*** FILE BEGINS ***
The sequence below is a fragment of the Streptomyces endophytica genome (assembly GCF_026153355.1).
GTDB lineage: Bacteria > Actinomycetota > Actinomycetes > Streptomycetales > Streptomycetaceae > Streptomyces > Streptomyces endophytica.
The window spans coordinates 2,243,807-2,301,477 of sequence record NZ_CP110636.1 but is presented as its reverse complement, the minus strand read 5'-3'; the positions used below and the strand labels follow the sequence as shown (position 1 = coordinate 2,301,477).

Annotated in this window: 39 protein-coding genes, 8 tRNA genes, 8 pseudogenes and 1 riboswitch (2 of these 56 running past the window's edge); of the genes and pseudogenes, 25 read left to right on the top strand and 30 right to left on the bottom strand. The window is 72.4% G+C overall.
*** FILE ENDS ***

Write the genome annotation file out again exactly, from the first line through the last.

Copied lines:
The sequence below is a fragment of the Streptomyces endophytica genome (assembly GCF_026153355.1).
GTDB lineage: Bacteria > Actinomycetota > Actinomycetes > Streptomycetales > Streptomycetaceae > Streptomyces > Streptomyces endophytica.
The window spans coordinates 2,243,807-2,301,477 of sequence record NZ_CP110636.1 but is presented as its reverse complement, the minus strand read 5'-3'; the positions used below and the strand labels follow the sequence as shown (position 1 = coordinate 2,301,477).

Annotated in this window: 39 protein-coding genes, 8 tRNA genes, 8 pseudogenes and 1 riboswitch (2 of these 56 running past the window's edge); of the genes and pseudogenes, 25 read left to right on the top strand and 30 right to left on the bottom strand. The window is 72.4% G+C overall.